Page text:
** Easy mistake**: an axis can’t have 2 directions.

Several our students persistently started to sketch graphs from the diagram above. By definition, an *axis* is an infinite straight line with one direction, so we need to know a direction of increase of the variable along the axis. In computer programming the axes have different directions, because we usually type on a screen from top to bottom starting from the top left corner (the origin).

So the vertical \(y\)-axis is oriented downwards and the parabola \(y=(x-8)^2\) has the reversed shape on such a diagram. However, if two directions are specified on the line of the \(y\)-coordinate, then we can not know how to draw even the simple parabola \(y=(x-8)^2\). By the standard convention in mathematics the horizontal \(x\)-axis is oriented to the right hand side and the vertical \(y\)-axis is oriented upwards.

**Common mistake**: corners/cusps vs smooth points.

Many students often draw the graph \(y=2\sin^2 x\) with corners and cusps at the points

\(x=\frac{\pi}{2}+\pi n\) for any integer n, where the graph meets the \(x\)-axis. Starting from the familiar graph \(y=\sin x\) and before scaling it by factor 2, the students probably reflect the negative parts to the upper half-plane and get the following picture with cusps (“acute corners”). This reflection should give right-angled (not acute) corners, because \(y=\sin x\) meets the \(x\)-axis at angles \(\pm\frac{\pi}{4}\) since the gradient is \(y'(x)=\cos x=\pm 1\) at \(x=\frac{\pi}{2}+\pi n\).

However, \(y=2\sin^2 x\) has neither corners nor cusps, because the derivative \(y'(x)=2\sin x \cos x =\sin 2x\) is well-defined everywhere. Indeed, \(y'(x)=sin 2x=0\) at \(x=\frac{\pi}{2}+\pi n\), so the graph the \(x\)-axis smoothly touches \(y=2\sin^2 x\) at all the points \(x=\frac{\pi}{2}+\pi n\) as in the correct picture below.

Actually, best students know the formula \(2\sin^2 x=1-\cos 2x\) and sketch the simpler graphs \(y=\cos x, y=\cos 2x, y=1-\cos 2x\).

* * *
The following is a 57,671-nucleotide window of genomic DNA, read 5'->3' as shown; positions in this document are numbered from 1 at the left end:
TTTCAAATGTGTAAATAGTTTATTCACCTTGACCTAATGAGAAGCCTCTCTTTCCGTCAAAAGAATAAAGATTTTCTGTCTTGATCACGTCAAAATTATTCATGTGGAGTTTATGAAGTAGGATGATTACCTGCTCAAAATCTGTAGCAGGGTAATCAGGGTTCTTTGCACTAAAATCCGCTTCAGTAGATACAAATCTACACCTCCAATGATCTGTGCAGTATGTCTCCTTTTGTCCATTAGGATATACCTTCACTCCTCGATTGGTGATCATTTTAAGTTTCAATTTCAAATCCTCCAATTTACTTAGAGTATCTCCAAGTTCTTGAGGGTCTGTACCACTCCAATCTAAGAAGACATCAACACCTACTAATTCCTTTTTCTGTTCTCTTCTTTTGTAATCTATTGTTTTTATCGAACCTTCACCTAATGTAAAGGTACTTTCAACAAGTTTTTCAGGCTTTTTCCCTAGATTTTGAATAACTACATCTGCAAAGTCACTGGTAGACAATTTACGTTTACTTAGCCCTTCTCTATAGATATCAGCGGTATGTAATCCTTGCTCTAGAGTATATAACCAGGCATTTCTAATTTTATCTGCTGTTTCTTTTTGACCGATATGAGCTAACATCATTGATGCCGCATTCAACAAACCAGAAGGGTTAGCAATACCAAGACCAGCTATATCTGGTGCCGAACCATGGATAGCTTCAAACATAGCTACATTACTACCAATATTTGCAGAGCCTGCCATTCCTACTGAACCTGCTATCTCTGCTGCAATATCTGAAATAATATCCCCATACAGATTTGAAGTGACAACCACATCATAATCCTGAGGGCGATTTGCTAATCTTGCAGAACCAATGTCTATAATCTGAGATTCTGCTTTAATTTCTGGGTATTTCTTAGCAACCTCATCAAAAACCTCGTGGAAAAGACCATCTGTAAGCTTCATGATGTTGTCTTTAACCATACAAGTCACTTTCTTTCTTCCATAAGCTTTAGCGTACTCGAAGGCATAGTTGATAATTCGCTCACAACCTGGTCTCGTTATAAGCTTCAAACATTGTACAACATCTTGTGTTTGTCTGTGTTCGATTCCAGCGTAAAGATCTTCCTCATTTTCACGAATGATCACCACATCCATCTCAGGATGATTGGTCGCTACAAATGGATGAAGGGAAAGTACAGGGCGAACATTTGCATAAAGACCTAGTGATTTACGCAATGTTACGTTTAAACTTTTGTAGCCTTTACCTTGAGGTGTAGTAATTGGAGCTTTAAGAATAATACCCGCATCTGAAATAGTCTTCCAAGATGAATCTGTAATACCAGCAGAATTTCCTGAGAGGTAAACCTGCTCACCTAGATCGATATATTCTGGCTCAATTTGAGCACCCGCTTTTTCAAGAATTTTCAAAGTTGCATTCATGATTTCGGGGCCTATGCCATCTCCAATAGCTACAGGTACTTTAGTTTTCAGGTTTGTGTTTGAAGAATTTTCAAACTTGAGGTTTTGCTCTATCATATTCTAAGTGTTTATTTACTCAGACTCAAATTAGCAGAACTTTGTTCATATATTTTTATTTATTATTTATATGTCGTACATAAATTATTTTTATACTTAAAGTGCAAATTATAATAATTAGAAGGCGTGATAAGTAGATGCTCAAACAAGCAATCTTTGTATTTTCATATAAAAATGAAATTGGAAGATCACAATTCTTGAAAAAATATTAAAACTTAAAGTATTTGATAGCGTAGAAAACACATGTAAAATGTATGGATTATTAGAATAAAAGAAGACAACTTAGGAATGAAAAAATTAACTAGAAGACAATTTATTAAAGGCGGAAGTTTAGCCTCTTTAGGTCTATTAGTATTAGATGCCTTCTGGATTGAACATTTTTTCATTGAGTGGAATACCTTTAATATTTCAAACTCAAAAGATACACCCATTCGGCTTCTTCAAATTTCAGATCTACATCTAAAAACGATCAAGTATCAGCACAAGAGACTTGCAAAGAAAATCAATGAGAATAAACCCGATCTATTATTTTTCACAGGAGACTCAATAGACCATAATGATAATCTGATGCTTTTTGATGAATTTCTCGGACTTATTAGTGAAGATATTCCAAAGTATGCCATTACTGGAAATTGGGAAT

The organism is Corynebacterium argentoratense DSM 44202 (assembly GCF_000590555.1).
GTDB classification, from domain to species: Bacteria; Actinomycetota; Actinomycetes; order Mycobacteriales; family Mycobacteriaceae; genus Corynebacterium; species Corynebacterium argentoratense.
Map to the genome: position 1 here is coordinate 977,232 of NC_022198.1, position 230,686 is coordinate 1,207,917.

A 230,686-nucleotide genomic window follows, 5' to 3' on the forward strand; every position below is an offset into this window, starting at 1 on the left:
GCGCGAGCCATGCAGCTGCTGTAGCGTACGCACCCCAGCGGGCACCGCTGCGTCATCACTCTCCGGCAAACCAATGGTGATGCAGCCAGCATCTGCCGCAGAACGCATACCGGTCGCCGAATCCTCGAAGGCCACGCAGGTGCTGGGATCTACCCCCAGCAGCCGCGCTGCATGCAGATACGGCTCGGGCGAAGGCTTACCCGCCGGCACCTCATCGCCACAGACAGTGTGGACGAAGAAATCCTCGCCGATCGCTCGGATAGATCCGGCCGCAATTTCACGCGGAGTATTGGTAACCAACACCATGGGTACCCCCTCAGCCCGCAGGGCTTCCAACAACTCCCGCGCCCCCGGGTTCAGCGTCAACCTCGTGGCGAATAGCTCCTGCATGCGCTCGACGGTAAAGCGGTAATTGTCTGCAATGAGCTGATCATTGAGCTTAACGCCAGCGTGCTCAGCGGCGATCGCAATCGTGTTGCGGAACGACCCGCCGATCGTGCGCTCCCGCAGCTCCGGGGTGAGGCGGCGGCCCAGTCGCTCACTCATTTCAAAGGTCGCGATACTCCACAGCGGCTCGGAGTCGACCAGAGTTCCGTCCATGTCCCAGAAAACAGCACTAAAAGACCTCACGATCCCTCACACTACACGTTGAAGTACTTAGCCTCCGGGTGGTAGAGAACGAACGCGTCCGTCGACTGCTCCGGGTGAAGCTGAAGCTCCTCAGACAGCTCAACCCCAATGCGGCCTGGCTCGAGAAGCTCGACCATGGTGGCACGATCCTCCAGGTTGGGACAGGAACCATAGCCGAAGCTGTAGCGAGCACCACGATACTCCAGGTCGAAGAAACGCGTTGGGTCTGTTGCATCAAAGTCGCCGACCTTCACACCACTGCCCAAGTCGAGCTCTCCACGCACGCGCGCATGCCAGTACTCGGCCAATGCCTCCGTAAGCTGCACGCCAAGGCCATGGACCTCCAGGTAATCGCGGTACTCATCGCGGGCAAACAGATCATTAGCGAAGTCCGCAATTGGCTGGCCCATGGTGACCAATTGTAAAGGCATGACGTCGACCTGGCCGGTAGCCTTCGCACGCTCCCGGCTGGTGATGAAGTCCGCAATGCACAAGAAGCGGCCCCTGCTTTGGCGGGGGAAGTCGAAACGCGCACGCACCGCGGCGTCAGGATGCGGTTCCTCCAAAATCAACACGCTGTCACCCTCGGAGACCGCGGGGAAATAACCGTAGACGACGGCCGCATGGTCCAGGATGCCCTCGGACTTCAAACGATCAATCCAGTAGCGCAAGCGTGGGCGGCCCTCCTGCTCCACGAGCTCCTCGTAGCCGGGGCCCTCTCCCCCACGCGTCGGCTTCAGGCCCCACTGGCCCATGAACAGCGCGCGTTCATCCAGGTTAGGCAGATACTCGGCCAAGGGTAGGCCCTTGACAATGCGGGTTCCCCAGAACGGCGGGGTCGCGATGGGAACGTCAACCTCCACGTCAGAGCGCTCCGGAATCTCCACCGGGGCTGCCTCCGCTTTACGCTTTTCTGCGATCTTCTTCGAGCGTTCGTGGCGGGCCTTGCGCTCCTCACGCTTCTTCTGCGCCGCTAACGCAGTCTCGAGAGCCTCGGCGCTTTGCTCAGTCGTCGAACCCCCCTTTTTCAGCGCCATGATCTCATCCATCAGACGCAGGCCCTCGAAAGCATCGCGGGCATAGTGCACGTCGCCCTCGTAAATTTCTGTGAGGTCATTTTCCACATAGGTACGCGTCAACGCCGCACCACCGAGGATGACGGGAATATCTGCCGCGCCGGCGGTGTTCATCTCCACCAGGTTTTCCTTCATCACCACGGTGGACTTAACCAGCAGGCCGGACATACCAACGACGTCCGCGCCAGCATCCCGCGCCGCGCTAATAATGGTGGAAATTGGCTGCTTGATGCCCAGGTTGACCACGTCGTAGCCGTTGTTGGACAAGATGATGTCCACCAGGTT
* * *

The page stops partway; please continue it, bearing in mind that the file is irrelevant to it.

**Unexpected mistake**: Q3(v) in the MAT paper 2011.

Q3 in the MAT paper 2011 is about the cubic parabola \(y(x)=x^3-x\) and its tangent line \(y=m(x-a)\) having a slope \(m>0\) and meeting the \(x\)-axis at a point \(x=a\leq 1\).

Through any point (a,0) for \(a<-1\) we can draw 3 tangent lines to \(y=x^3-x\). One the them touches the cubic parabola at a point \(0<x<1\) and has a negative slope. However, there are two different tangent lines with a positive slope. Only one of them was shown in the original problem as in the picture above. No restrictions apart from \(m>0, a\leq -1\) were given in the problem. Hence we may have the second tangent line for \(b<a<-1\) in our picture below.

Part (ii) asks to prove that \(a=\frac{2b^3}{3b^2-1}\). This formula also works for both tangent lines: if \(b=-2\), then \(a=-\frac{16}{11}>b=-2\).

Part (iii) asks to find an approximate value of b when \(a=-10^6\). The examiners’ solution of part (iii) considers only one possibility when \(a=\frac{2b^3}{3b^2-1}\) has a large (absolute) value because of a small denominator, which implies that \(b\approx -\frac{1}{\sqrt{3}}\) (if negative). However, the second possibility is that b also has a large (absolute) value. For instance, if we set \(b=\frac{3}{2}a\), then \(\frac{2b^3}{3b^2-1}=\frac{\frac{27}{4}a^3}{\frac{27}{4}a^2-1}=a+\frac{a}{\frac{27}{4}a^2-1}\) is approximately equal to \(a\) when \(a\) has a large absolute value. So another tangent line at \(b\approx -\frac{3}{2}10^6\) meets the x-axis at the same point \(a=-10^6\).

Part (iv) asks to show that the tangent line meets the cubic parabola at the second point \(c=-2b\). This formula also works for both tangent lines: if \(b=-2\), then the tangent line \(y=11\Big(x+\frac{16}{11}\Big)=11x+16\) meets \(y(x)=x^3-x\) at \(x=c=4\) where \(y(4)=60=11\cdot 4+16\).